Objective: to determine the role of digital photoplethysmography (D-PPG) in the diagnosis of deep-vein thrombosis (DVT), in comparison to the "gold standard" of either contrast ascending venography (ACV) or colour-flow duplex imaging (CFDI).
Method: prospective study of 100 hospital inpatients (103 legs) referred to the X-ray department for ACV or CFDI with clinically suspected lower limb DVT in a district general hospital. Each patient was assessed by either ACV or CFDI, and D-PPG.
Results: thirty-seven limbs were found to have DVT as demonstrated by ACV or CFDI. All patients with a venous refilling time (RT) of greater than 20 s and venous pump (VP) of greater than 35 had a normal ACV or CFDI. Using RT of less than 21 s as the optimal cut-off point, D-PPG achieved a sensitivity of 100%, negative-predictive value of 100%, specificity of 47% and positive-predictive value of 51%. By using VP of less than 36 as the optimal cut-off point, a sensitivity of 100%, a negative-predictive value of 100%, a specificity of 35% and positive-predictive value of 46% were achieved.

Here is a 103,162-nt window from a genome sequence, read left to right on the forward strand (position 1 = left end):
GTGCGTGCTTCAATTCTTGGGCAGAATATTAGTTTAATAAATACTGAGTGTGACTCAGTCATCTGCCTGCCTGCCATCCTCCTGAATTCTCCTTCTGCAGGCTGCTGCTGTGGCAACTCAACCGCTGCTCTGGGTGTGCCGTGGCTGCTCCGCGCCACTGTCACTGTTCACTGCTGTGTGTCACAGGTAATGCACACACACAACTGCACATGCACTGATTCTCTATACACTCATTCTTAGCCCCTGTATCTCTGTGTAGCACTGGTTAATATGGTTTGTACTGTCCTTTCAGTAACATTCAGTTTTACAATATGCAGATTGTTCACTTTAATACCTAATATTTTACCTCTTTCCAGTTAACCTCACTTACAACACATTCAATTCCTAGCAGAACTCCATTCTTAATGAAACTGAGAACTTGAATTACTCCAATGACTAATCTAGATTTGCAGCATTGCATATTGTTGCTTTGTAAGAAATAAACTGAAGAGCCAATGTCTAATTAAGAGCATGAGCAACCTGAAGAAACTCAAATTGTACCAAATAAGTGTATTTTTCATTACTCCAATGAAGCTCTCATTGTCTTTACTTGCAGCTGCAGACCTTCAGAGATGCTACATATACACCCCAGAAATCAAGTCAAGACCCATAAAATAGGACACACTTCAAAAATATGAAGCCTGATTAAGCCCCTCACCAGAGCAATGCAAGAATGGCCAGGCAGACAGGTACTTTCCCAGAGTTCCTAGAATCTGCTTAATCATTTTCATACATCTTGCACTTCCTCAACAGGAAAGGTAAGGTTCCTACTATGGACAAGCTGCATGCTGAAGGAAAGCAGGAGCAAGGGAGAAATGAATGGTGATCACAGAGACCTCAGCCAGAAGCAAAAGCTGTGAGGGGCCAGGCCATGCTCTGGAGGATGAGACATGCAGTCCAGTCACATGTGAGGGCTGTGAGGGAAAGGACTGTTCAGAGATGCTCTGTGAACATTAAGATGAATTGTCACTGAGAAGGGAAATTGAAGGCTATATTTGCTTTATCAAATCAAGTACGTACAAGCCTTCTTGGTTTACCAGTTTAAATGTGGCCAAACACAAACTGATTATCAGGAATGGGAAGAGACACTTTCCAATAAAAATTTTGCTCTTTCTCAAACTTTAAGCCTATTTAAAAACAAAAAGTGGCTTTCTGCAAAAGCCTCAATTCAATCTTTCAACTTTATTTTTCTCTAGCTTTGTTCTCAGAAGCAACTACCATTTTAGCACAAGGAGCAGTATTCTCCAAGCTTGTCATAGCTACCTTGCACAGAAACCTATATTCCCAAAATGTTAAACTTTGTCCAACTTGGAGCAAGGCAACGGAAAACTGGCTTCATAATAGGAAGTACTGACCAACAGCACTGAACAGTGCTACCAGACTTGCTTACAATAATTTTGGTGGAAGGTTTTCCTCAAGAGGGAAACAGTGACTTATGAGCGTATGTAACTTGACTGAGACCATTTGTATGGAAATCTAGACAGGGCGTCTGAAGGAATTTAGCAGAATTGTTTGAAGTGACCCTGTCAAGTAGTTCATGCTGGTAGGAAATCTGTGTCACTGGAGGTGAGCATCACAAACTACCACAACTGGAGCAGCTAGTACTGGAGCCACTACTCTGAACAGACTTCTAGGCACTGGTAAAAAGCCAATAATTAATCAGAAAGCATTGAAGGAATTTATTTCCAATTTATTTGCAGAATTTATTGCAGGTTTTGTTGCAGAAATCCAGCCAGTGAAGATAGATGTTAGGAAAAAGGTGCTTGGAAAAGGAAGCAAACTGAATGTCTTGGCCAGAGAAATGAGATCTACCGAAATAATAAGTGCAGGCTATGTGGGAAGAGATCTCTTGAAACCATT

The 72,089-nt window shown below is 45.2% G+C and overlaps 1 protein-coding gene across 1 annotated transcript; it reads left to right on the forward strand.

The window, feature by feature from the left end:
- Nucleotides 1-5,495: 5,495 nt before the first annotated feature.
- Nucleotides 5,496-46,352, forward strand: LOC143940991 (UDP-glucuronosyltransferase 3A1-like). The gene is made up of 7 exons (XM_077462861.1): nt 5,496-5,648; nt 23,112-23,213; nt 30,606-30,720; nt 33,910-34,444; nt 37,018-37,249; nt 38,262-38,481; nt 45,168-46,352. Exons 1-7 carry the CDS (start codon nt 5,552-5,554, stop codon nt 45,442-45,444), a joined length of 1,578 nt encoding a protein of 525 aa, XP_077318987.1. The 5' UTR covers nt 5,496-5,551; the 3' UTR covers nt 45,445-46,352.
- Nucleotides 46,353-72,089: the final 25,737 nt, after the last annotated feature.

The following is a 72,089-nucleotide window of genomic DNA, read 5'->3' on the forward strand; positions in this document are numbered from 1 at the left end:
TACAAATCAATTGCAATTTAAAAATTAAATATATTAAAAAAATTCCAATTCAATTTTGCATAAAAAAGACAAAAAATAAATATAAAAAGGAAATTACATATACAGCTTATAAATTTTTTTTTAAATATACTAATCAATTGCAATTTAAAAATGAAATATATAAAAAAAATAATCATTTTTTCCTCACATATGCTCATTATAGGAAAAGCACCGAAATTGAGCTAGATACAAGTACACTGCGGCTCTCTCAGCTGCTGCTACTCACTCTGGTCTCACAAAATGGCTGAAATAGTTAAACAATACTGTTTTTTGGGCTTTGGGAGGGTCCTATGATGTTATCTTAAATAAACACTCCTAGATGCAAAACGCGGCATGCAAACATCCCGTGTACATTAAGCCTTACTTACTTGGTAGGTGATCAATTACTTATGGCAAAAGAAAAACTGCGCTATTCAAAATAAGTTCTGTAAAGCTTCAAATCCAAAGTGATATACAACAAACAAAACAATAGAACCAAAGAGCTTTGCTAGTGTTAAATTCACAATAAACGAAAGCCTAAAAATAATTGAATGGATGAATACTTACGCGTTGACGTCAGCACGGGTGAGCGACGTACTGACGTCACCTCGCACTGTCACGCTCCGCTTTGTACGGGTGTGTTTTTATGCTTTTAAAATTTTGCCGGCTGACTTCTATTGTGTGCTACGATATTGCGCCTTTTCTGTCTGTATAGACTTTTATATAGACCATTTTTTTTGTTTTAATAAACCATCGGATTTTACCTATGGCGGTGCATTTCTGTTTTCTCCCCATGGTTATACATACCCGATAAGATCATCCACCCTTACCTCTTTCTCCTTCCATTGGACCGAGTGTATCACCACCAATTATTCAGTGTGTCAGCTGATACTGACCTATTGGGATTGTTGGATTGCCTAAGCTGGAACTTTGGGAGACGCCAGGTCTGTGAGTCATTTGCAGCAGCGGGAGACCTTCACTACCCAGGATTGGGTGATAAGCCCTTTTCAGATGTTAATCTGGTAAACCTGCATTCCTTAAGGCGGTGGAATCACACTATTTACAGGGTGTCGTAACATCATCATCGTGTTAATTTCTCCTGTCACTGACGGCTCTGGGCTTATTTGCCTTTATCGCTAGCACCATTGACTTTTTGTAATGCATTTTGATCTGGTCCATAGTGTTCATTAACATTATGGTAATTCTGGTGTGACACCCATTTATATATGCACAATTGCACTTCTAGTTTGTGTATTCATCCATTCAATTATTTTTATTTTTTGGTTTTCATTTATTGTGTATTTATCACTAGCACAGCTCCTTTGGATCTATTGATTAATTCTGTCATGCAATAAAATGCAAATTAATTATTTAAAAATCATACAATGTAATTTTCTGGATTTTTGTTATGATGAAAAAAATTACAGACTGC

Conclusions: these results validate the use of portable D-PPG as a useful screening tool for the diagnosis of clinically suspected lower limb DVT. A positive test requires further confirmation by one of the "gold standard" methods, whereas a negative test effectively excludes DVT.
Copyright 1999 W.B. Saunders Company Ltd.